If a new American president were to break with Mr. Obama’s plans, he’d probably have to do it within the first year in office or the inertia of the accord will guarantee Mr. Obama’s policies become the new standard for the United States.  For those in Washington who support the deal, but want to counter Iran regionally, they are in a perverse bind:  to counter the clerical regime, they must risk the accord.  The two are in practice incompatible.  It’s difficult to imagine a scenario where the United States can maintain this agreement, let alone, as Republican critics envision, renegotiate a new one that actually dismantles nuclear infrastructure while ramping up sanctions against the clerical regime’s imperial designs, support for terrorism, and human rights abuses.  The odds that Khamenei will walk away after new American sanctions are instituted and recommence installing IR-2m centrifuges are high. 

Post-Obama Washington will have to decide whether it really intends to humble and contain the clerical regime.  As it stands now, the United States is confronting perhaps the worst of all possible scenarios.   The Islamic Republic is moving to become the dominant Middle Eastern power by fueling and manipulating the Shi’ite-Sunni divide within Islam, and the United States and the European Union are subsidizing this behavior.  The Islamic State will continue to grow, fed by the sectarian clash. (Russia and Iran are unlikely to invest enough manpower and materiel to destroy the Islamic State; Sunni jihadists increase the Syrian Alawites’ and the Iraqi Shi’ite community’s dependency on Tehran.)   Saudi Arabia, perhaps the United Arab Emirates, and probably Turkey will view the JCPOA for what it is:  at best a stopgap measure that allows them eight to ten years to obtain their own nuclear arsenal.  The United States might be able to derail this colossal train wreck, but it’s inconceivable that it will be able to do so unless it’s willing to abandon the JCPOA and confront Iran, and Russia, too, in the Levant.   In his famous Cairo address in 2009, Mr. Obama wanted a new dialogue between Americans and the Muslim world, based primarily on a lighter American footprint in the region and a more attentive ear to Muslim sensitivities.  As always in the Middle East, one needs to be careful what one wishes for.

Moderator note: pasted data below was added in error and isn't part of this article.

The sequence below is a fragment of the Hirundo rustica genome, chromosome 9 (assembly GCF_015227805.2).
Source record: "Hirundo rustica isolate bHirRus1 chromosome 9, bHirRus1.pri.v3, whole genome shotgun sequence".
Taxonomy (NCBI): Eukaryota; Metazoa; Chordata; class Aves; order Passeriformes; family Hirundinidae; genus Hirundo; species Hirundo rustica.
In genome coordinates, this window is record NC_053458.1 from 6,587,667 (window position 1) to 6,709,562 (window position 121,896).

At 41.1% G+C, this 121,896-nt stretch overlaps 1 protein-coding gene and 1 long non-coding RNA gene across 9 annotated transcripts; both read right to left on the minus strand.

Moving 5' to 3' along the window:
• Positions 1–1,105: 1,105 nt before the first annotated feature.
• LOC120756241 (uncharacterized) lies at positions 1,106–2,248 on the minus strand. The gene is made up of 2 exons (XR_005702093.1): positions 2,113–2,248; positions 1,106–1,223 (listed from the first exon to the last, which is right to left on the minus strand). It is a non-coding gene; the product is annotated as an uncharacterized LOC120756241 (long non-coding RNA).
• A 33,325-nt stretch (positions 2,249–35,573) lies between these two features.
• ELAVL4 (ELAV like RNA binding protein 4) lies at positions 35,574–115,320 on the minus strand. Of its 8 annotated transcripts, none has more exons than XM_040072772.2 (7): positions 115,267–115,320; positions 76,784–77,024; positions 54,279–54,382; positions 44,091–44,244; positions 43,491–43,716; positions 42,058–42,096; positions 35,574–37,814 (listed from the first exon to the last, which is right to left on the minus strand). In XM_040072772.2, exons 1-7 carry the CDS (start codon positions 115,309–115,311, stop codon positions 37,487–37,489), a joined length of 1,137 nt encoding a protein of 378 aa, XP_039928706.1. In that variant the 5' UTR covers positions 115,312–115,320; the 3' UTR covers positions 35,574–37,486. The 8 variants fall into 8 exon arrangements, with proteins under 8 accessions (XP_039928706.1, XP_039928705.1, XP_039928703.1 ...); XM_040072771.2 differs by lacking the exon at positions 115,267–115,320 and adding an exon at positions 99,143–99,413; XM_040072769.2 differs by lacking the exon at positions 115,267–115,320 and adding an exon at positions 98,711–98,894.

Reuel Marc Gerecht is a senior fellow at the Foundation for Defense of Democracies.